Nutrition and Intestinal Microflora

2013 Journal of Nutritional Therapeutics  
The intestinal microflora is a complex ecosystem composed of numerous genera, species and strains of bacteria. This enormous cell mass performs a variety of unique activities that affect both the colonic and systemic physiology. The gut is colonized by a small number of bacterial species; Lactobacillus and Bifidobacteria spp. are seldom, if ever, identified. The predominant species are Enterococcus faecalis, E. coli, Enterobacter cloacae, Klebsiella pneumoniae, Staphylococcus epidermidis and
more » ... epidermidis and Staphylococcus haemolyticus. Hygienic conditions and antimicrobial procedures strongly influence the intestinal colonization pattern. But, when large numbers of bacteria colonize the small intestine, a syndrome known as small intestinal bacterial overgrowth (SIBO) occurs. Nutrient malabsorption is a hallmark of the disorder and can result in a multitude of problems for the host. New links between SIBO and disease entities such as irritable bowel syndrome (IBS), provide intriguing new insights into the pathophysiology of the syndrome. On the other hand, in addition to its role in digestion of food in the gastrointestinal tract, intestinal microflora are also capable of biotransforming numerous drugs. Likewise, intestinal microflora may significantly modulate xenobiotic-induced toxicity by either metabolically activating or inactivating xenobiotics. We herewith present a review of the research on the importance of intestinal microflora and nutrition. Probiotics can introduce missing microbial components with known beneficial functions to the human host. Prebiotics can enhance the proliferation of beneficial microorganisms or probiotics, to maximize sustainable changes in the human microbiome. In addition, among the numerous purported health benefits attributed to probiotic bacteria, their capacity to interact with the host's immune system is now supported by an increasing number of experiments. In addition to these, a few trials aimed at preventing chronic immune dysregulation have been reported. The identification of major immunomodulatory compounds in probiotics, and their interaction with immunocompetent cells as well as the role of secretory IgA in gut homeostasis are also evoked.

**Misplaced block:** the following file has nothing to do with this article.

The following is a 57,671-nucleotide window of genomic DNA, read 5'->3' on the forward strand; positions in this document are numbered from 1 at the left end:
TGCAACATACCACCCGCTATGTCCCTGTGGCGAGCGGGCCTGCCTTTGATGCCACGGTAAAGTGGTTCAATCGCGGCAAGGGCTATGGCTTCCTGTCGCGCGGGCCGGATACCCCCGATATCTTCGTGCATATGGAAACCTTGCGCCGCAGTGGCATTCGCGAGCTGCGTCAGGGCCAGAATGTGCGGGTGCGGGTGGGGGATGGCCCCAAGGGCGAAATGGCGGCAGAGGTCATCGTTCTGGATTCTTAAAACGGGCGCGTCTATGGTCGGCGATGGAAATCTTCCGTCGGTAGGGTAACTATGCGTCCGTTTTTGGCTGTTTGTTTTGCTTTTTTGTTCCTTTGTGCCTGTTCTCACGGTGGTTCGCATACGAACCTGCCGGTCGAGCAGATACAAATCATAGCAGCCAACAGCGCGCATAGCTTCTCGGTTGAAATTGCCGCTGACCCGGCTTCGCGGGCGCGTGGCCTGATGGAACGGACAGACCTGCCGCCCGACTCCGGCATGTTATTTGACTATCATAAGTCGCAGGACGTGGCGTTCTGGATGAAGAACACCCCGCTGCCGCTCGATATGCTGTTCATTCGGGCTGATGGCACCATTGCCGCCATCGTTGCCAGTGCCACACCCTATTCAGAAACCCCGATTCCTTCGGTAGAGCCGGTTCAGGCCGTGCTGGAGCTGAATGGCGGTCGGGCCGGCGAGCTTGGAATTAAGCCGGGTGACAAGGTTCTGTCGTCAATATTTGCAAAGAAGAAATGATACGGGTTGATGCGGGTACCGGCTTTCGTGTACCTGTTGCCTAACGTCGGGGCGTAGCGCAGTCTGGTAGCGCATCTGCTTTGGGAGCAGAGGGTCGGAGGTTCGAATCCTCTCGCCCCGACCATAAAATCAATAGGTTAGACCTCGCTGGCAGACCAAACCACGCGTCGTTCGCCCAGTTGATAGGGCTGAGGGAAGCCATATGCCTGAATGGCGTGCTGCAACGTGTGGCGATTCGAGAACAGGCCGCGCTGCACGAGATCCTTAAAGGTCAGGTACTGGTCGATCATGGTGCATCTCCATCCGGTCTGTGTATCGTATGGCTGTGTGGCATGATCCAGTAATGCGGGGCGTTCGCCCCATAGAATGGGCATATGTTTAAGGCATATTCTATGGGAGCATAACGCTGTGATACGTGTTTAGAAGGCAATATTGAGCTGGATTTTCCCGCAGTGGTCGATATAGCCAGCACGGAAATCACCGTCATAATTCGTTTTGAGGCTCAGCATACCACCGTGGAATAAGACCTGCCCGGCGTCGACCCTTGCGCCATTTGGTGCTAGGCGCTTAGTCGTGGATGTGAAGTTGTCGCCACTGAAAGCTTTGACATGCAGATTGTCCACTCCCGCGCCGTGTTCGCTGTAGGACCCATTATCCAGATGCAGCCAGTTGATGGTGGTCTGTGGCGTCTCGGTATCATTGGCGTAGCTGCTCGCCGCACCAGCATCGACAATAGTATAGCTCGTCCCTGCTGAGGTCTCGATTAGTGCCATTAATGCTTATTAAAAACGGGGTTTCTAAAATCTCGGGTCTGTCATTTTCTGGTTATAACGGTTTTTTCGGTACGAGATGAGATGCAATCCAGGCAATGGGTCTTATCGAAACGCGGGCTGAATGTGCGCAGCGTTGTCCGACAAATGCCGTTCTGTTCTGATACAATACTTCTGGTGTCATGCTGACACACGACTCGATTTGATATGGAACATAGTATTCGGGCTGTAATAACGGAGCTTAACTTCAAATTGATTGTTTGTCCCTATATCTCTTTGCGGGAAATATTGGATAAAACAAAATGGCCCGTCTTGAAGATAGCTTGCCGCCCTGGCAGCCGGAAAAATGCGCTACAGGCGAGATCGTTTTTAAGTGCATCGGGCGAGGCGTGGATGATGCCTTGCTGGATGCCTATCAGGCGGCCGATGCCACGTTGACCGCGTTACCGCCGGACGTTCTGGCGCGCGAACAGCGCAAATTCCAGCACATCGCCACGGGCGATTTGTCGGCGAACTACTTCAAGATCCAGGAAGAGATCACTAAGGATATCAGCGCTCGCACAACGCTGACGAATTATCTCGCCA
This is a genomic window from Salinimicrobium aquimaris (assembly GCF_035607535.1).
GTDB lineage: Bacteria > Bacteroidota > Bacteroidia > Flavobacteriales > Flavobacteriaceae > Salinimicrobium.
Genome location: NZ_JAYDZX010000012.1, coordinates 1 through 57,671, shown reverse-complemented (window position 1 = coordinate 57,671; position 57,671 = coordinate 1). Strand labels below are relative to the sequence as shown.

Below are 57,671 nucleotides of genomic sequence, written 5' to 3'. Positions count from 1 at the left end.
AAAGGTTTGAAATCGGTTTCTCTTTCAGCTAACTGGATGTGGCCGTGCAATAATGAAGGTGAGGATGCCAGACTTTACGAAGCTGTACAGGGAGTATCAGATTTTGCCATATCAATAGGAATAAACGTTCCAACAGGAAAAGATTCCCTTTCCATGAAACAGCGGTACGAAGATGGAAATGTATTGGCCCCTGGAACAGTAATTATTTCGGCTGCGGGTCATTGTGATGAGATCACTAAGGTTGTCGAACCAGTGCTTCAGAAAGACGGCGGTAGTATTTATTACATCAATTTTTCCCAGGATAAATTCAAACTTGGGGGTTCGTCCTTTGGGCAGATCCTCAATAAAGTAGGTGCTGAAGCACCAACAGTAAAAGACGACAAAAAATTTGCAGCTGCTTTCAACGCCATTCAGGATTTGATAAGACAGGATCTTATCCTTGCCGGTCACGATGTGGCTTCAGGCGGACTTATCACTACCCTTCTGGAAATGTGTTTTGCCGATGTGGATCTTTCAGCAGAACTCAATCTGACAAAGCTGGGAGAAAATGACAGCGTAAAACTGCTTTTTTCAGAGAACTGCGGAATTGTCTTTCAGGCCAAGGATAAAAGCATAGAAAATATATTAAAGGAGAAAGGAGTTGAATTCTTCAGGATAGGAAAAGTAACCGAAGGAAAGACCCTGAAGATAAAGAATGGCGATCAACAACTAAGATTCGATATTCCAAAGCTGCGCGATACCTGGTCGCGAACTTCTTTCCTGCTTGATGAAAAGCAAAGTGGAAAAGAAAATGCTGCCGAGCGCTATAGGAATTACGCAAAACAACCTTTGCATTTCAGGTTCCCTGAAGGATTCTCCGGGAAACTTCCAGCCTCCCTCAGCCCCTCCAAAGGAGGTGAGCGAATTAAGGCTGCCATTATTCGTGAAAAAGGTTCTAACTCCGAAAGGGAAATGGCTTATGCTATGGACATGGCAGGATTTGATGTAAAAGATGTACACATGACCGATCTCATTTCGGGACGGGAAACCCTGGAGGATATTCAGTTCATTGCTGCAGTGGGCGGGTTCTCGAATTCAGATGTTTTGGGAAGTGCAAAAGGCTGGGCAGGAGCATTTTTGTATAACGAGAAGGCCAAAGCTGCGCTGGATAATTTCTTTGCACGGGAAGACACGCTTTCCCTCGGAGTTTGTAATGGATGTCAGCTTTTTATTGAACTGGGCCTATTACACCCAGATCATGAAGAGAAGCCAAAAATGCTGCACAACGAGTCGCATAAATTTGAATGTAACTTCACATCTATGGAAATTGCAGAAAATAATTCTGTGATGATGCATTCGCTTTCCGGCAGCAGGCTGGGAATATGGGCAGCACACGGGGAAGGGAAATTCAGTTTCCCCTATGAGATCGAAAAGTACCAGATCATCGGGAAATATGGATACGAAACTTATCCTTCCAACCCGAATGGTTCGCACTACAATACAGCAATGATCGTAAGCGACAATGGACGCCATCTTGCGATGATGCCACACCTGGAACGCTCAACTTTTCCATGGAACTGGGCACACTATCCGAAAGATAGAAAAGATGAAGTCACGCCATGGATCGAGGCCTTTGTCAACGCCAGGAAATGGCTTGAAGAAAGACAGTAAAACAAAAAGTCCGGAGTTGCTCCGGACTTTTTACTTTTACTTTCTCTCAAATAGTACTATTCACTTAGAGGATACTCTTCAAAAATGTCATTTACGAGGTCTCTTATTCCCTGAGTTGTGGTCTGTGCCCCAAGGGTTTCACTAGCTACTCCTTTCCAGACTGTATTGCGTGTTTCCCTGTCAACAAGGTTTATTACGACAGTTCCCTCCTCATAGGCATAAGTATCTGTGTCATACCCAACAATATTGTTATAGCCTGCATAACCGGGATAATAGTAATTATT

doi:10.6000/1929-5634.2013.02.02.6 fatcat:3w3pot2tdjak5ml7pdc4mhxc7q